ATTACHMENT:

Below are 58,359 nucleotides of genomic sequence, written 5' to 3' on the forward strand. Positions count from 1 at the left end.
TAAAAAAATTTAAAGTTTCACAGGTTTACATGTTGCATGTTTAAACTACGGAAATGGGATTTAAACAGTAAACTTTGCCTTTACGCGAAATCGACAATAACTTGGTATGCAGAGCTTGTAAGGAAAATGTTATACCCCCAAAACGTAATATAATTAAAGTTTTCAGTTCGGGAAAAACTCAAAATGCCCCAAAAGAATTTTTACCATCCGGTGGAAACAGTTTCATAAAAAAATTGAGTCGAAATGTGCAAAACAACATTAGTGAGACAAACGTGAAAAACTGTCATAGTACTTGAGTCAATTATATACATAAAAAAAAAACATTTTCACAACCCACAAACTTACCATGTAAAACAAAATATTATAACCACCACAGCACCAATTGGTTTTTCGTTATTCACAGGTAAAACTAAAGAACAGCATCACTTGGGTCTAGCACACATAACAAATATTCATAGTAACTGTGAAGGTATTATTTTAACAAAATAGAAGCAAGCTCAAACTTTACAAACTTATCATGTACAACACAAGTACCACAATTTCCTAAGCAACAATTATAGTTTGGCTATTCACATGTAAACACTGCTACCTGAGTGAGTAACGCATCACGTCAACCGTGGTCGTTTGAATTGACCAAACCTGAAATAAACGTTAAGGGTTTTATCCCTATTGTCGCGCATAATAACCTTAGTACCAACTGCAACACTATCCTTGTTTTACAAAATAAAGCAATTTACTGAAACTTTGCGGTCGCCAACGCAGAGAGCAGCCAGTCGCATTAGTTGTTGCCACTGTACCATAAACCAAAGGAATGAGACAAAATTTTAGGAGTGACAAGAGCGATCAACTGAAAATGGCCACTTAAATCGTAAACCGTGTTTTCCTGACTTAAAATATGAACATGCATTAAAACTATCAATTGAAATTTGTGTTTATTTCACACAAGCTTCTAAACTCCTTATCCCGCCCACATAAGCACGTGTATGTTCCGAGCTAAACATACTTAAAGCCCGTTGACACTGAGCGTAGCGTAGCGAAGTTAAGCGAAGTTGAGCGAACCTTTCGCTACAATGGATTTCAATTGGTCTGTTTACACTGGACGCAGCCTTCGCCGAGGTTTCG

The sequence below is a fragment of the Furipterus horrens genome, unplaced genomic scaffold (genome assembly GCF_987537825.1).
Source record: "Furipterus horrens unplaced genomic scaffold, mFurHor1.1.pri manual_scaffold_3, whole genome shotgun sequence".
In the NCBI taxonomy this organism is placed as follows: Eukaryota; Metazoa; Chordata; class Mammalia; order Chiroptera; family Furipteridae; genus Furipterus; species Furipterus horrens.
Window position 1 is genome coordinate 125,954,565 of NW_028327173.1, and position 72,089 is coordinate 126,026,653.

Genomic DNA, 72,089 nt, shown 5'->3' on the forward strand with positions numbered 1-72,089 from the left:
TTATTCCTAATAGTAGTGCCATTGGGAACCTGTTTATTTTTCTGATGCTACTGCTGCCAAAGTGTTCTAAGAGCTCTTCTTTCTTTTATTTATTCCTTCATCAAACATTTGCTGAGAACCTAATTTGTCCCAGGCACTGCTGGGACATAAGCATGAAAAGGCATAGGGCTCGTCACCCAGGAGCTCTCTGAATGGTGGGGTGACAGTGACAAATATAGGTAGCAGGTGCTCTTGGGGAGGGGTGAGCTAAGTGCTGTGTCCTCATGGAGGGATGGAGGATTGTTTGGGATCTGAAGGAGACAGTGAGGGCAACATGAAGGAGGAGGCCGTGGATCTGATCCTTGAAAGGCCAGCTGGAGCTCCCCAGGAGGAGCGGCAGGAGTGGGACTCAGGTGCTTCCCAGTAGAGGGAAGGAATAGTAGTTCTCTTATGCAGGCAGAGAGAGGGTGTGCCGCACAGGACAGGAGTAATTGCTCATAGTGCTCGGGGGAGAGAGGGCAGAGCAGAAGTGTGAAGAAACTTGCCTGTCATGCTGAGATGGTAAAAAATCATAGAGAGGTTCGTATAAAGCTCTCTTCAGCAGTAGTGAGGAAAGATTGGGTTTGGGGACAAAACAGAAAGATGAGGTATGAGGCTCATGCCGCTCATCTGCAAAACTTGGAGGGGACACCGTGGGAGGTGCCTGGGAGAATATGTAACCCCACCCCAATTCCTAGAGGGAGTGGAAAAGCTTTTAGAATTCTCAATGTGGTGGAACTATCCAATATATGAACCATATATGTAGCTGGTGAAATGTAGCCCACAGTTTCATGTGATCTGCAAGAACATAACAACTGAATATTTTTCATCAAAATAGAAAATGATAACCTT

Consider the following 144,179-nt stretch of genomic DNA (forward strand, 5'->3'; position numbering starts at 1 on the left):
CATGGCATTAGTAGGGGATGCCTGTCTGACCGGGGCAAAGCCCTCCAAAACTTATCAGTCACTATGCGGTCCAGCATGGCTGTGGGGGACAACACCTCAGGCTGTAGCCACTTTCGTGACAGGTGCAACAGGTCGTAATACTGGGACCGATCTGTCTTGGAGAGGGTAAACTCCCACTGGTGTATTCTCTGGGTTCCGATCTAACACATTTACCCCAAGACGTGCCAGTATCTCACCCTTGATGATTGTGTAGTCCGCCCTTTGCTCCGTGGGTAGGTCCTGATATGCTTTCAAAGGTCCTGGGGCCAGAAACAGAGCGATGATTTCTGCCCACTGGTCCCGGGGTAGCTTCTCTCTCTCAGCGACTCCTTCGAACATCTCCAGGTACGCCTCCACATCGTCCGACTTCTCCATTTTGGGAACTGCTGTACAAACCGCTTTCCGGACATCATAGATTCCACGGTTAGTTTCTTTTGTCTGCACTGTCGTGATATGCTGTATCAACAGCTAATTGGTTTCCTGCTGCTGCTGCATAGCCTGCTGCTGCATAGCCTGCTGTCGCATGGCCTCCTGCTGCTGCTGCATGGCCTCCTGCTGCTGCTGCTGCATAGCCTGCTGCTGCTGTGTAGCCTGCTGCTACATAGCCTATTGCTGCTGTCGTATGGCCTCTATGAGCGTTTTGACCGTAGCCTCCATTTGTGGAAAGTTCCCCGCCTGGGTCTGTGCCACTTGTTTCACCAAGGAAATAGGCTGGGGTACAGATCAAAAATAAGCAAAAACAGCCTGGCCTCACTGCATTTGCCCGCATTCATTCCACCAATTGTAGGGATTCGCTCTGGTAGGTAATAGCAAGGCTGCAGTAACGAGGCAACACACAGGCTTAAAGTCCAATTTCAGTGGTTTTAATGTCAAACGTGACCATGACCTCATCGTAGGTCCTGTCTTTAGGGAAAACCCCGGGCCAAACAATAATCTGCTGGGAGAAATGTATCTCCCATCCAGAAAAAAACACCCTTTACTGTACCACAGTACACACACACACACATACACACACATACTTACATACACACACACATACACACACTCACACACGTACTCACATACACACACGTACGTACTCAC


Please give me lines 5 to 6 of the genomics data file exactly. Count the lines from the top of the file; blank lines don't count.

In the NCBI taxonomy this organism is placed as follows: Eukaryota; Metazoa; Chordata; class Mammalia; order Chiroptera; family Furipteridae; genus Furipterus; species Furipterus horrens.
Window position 1 is genome coordinate 125,954,565 of NW_028327173.1, and position 72,089 is coordinate 126,026,653.